It's been 20 years since the Khmer Rouge were toppled from power in Cambodia, but the country is just now moving toward closing the darkest chapter in its history.
At issue is a Khmer Rouge trial, and the best way to bring the remaining leaders of the brutal regime to justice. Months of discussions between Prime Minister Hun Sen and the United Nations seem to produce only roadblocks at every turn.
But next week, UN representatives are due in Phnom Penh to present their latest proposal. The hope here is that a country that lives with the legacy of the Maoist regime that killed more than 1 million Cambodians will finally be released from its grip.
Unlike Bosnia, which moved quickly on a UN tribunal, or Rwanda and South Africa, which invented new ways to heal their wounds, Cambodia has never attempted village-level reconciliation or a truth commission to bring out who did what during the Khmer Rouge regime.
So like the Khmer Rouge's barbarous "Year Zero" policies that erased history, culture, religion, and even currency, many see Cambodia in a holding pattern. Many perpetrators of violent crimes are rarely caught, much less tried in court. Cambodians submit, albeit grudgingly, to pervasive corruption. And few believe their leaders will ever be worthy of their trust.
"I don't think we can have a rule of law here until we address the killings of so many people," says Kao Kim Hourn, executive director for the Cambodian Institute for Cooperation and Peace. "There is no notion of social justice here at all."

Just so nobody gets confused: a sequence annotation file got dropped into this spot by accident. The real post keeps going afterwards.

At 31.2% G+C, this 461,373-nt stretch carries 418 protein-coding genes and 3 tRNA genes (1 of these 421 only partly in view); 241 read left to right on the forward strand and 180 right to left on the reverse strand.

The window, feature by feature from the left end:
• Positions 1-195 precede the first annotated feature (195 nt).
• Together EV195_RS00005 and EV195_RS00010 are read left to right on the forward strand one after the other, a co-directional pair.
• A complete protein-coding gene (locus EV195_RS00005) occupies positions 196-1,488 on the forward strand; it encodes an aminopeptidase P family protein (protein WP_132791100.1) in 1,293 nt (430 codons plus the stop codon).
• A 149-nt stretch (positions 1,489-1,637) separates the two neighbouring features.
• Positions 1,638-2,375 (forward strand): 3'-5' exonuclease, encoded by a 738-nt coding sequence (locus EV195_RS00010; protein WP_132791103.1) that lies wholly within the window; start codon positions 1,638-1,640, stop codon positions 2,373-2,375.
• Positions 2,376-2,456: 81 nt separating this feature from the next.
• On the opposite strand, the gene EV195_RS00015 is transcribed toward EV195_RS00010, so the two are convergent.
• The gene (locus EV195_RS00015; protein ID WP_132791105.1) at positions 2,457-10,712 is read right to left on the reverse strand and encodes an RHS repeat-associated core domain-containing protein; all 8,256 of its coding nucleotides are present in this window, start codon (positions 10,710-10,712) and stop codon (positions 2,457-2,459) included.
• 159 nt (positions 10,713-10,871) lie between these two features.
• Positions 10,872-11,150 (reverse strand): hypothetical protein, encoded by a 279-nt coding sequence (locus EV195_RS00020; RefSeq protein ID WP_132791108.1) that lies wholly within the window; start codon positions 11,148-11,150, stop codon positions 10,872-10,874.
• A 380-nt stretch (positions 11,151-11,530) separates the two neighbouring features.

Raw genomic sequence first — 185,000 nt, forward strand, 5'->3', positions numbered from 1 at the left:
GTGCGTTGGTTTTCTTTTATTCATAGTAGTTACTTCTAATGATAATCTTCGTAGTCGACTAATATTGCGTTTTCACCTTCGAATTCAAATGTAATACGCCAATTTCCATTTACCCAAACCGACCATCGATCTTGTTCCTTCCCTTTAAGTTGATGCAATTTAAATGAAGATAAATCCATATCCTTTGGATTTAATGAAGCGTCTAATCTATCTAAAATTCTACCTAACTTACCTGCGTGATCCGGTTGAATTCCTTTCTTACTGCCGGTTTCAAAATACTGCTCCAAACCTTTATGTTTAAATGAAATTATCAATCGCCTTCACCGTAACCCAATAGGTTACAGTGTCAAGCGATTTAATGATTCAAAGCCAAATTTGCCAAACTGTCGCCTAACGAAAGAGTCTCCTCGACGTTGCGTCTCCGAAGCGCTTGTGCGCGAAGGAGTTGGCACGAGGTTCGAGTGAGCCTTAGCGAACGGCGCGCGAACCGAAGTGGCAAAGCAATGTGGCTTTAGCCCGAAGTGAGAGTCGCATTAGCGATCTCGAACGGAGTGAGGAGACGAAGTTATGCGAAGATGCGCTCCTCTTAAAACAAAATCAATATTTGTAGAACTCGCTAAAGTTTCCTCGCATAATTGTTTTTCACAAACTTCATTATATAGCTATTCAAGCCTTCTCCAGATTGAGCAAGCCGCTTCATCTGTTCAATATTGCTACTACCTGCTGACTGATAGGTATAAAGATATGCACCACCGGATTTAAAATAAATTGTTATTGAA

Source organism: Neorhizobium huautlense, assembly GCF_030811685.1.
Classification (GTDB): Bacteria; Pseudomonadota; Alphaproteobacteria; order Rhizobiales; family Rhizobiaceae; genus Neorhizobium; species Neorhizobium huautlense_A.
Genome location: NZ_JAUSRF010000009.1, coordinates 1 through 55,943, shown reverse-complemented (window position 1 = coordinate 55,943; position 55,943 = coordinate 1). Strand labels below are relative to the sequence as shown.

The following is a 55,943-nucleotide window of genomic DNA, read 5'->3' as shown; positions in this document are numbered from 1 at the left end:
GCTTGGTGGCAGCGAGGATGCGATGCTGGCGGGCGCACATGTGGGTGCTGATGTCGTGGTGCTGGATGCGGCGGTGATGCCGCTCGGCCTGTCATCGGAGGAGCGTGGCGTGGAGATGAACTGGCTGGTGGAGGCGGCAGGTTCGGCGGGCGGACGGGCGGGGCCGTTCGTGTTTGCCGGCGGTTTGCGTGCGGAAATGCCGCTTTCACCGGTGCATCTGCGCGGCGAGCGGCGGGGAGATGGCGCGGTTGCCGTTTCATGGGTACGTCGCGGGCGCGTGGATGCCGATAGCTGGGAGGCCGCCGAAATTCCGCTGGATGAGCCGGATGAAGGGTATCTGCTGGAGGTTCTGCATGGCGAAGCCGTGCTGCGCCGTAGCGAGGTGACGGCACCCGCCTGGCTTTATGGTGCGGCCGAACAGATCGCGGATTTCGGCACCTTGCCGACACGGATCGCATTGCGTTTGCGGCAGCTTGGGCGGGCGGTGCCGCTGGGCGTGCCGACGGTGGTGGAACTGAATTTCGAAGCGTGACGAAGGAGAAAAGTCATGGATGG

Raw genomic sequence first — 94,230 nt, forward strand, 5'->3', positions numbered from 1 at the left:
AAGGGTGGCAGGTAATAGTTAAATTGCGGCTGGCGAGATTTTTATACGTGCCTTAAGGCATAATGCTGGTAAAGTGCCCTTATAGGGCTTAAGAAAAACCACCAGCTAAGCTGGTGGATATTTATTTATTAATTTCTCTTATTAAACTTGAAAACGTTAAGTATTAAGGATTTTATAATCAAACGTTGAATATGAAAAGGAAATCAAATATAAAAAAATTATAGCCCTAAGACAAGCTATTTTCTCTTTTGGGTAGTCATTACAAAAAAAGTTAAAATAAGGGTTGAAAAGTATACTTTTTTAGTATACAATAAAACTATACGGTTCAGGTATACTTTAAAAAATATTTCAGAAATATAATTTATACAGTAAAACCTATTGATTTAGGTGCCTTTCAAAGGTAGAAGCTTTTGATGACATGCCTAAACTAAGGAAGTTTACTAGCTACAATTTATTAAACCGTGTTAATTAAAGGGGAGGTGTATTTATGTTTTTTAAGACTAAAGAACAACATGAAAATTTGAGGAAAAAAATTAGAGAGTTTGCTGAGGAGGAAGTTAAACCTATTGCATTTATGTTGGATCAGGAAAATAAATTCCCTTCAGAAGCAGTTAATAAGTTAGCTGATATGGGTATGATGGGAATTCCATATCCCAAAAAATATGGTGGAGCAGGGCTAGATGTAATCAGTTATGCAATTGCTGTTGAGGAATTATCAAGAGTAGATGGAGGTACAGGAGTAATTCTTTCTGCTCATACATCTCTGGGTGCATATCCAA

Hun Sen, a former Khmer Rouge soldier who does not trust the UN, has little by little accepted the idea of international involvement in his local Khmer Rouge trial. But he draws the line at ceding control to foreigners, rebuffing a plan that would have allowed the UN to appoint a majority of judges in a Cambodian tribunal. The UN's hope is to counter what it sees as an inexperienced and politically controlled judiciary, and to avoid setting a bad precedent for future war-crimes trials. But Hun Sen said he fears an internationalized trial will spark thousands of rebel defectors to take up arms. Other former Khmer Rouge leaders claim the same.
"This is hard legally for the UN and politically for Cambodia," a diplomat here says. "Even in Rwanda and Bosnia they have ad hoc tribunals, because there's no one way to do this. The legal precedents here concern a lot of people."
Rights workers say that without the Khmer Rouge in the dock, they are building a culture of justice without a cornerstone. "If you let the Khmer Rouge go, it's impossible to tell the new generation, 'don't commit crimes, don't kill, don't rob,' " says Kek Gallabru, president of the Cambodian League for the Promotion and Defense of Human Rights. They decry a "culture of impunity," where crimes are committed in broad daylight and, thanks to bribery and political clout, go free.
BUT when will a Khmer Rouge trial be held? Cambodia's parliament approved a law allowing war criminals to be held for up to three years without being charged, and Hun Sen could drag out the process. Advocates say it gives the government and UN more time to create laws and establish a tribunal. But critics fear this is one more attempt to delay a trial until key members of the Khmer Rouge regime, already elderly and in frail health, pass away.
Pol Pot, head of the regime, died in April last year. Guerrilla general Ta Mok was captured in March, and chief torturer Kaing Khek Iev turned himself in a month later. Large-scale Khmer Rouge guerrilla defections to the government occurred in 1996. At least two leaders who defected in December and live in semiautonomous zones in western Cambodia could be indicted. Ieng Sary, the former Khmer Rouge foreign minister, seemed frail during a speech this past weekend, warning the world to stay out of the trials.
A Khmer Rouge trial would be "one aspect of bringing justice and gain the trust of the people," Chea Vannath says. But "it does not address all the trauma and all the pain people went through. We need counseling. We need support. We need more than justice in this society."
(c) Copyright 1999. The Christian Science Publishing Society